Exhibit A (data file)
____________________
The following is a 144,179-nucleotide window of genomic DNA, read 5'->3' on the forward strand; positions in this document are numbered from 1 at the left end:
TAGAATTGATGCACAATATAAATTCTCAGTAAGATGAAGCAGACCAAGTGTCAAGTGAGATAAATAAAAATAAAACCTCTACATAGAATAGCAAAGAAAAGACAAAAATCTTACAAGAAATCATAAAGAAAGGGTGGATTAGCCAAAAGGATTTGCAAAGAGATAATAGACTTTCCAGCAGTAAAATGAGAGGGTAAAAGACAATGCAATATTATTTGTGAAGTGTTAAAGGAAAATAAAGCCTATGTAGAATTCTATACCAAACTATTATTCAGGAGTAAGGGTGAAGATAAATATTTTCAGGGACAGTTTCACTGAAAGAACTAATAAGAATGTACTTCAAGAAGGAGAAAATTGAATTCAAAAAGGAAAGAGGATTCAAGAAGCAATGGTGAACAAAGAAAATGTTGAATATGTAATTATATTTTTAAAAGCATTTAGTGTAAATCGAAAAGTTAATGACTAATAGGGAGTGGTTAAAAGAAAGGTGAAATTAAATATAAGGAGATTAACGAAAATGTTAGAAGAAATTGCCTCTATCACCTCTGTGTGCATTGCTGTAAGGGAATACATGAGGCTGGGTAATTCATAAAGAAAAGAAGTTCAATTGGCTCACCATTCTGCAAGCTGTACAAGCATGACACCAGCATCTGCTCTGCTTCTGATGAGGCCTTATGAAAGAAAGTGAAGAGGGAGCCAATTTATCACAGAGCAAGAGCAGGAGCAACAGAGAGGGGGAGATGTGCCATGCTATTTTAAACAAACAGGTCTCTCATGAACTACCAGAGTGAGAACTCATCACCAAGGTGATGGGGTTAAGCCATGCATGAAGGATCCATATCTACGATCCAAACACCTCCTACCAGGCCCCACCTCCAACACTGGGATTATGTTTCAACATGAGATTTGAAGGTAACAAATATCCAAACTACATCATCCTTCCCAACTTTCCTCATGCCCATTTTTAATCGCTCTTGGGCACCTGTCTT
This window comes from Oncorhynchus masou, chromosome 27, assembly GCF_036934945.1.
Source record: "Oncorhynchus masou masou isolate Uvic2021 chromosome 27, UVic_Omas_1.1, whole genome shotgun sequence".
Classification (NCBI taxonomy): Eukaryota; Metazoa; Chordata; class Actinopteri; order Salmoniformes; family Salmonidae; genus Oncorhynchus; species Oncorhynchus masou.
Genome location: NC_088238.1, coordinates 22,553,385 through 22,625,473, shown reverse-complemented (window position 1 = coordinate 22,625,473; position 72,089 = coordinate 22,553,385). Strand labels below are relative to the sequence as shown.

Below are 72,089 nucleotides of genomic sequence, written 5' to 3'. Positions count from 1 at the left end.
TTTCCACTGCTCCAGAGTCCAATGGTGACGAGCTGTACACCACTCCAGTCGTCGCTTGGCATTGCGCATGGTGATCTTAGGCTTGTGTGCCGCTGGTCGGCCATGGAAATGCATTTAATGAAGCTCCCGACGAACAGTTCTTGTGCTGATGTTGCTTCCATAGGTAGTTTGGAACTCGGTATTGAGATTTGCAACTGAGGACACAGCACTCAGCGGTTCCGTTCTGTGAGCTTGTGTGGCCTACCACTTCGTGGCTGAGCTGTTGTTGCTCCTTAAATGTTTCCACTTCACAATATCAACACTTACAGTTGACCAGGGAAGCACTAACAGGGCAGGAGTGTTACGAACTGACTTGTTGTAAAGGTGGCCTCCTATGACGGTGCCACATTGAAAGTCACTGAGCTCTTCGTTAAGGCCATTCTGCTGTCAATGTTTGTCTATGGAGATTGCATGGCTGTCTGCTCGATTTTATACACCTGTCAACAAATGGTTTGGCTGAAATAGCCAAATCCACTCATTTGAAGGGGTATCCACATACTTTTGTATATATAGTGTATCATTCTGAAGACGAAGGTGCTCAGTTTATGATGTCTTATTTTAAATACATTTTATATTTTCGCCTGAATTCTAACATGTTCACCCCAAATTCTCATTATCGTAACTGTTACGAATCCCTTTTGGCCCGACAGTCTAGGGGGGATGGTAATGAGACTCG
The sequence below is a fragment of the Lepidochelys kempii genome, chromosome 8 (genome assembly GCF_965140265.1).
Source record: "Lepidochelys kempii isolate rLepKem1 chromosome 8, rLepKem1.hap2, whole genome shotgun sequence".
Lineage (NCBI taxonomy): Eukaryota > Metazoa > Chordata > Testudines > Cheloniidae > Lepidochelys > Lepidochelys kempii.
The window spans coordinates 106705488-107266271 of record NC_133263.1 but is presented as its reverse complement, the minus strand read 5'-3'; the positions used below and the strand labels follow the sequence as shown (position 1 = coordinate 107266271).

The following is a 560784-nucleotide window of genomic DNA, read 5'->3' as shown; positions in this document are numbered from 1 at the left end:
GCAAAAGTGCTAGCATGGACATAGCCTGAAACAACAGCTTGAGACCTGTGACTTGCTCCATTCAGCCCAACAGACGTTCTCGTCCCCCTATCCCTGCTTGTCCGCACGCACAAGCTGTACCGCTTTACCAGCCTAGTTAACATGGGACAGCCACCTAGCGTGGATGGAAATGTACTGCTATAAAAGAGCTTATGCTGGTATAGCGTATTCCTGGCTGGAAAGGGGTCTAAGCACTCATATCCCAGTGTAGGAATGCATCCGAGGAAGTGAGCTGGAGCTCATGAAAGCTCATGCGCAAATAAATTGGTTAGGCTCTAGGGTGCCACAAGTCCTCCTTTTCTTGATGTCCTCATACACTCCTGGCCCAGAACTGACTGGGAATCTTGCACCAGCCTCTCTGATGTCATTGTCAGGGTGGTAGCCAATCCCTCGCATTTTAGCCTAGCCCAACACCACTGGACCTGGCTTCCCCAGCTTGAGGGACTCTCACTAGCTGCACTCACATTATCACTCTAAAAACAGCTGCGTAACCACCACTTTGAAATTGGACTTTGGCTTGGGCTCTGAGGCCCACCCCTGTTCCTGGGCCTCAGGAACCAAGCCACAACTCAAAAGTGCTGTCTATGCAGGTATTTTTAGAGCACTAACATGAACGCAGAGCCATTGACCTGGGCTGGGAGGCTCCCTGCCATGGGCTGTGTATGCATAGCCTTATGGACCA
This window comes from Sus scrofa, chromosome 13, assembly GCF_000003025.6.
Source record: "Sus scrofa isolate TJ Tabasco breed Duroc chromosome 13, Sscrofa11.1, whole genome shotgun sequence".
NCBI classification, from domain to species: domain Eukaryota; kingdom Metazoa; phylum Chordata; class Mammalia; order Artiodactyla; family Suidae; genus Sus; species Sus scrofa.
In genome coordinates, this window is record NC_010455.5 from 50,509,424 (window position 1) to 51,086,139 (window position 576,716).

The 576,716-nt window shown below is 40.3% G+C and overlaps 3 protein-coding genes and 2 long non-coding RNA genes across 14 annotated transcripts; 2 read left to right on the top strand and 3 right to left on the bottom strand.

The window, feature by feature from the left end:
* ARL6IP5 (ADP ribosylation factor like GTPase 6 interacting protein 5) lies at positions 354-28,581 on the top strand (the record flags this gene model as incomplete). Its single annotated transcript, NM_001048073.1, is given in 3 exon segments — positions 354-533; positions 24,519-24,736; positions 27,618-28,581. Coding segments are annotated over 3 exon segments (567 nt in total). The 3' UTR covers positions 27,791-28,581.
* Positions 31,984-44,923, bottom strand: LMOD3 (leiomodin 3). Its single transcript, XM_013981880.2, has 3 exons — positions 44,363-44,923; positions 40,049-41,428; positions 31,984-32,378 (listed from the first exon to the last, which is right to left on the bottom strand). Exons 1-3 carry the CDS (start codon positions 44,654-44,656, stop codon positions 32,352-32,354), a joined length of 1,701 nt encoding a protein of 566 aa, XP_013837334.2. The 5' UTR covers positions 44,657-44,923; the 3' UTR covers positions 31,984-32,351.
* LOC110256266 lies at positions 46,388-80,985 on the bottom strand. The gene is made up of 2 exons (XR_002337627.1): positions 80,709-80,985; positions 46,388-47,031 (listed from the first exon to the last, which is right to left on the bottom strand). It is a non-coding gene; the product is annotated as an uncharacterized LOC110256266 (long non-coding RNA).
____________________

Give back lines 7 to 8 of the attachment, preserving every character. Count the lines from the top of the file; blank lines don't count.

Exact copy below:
Below are 72,089 nucleotides of genomic sequence, written 5' to 3'. Positions count from 1 at the left end.
TTTCCACTGCTCCAGAGTCCAATGGTGACGAGCTGTACACCACTCCAGTCGTCGCTTGGCATTGCGCATGGTGATCTTAGGCTTGTGTGCCGCTGGTCGGCCATGGAAATGCATTTAATGAAGCTCCCGACGAACAGTTCTTGTGCTGATGTTGCTTCCATAGGTAGTTTGGAACTCGGTATTGAGATTTGCAACTGAGGACACAGCACTCAGCGGTTCCGTTCTGTGAGCTTGTGTGGCCTACCACTTCGTGGCTGAGCTGTTGTTGCTCCTTAAATGTTTCCACTTCACAATATCAACACTTACAGTTGACCAGGGAAGCACTAACAGGGCAGGAGTGTTACGAACTGACTTGTTGTAAAGGTGGCCTCCTATGACGGTGCCACATTGAAAGTCACTGAGCTCTTCGTTAAGGCCATTCTGCTGTCAATGTTTGTCTATGGAGATTGCATGGCTGTCTGCTCGATTTTATACACCTGTCAACAAATGGTTTGGCTGAAATAGCCAAATCCACTCATTTGAAGGGGTATCCACATACTTTTGTATATATAGTGTATCATTCTGAAGACGAAGGTGCTCAGTTTATGATGTCTTATTTTAAATACATTTTATATTTTCGCCTGAATTCTAACATGTTCACCCCAAATTCTCATTATCGTAACTGTTACGAATCCCTTTTGGCCCGACAGTCTAGGGGGGATGGTAATGAGACTCG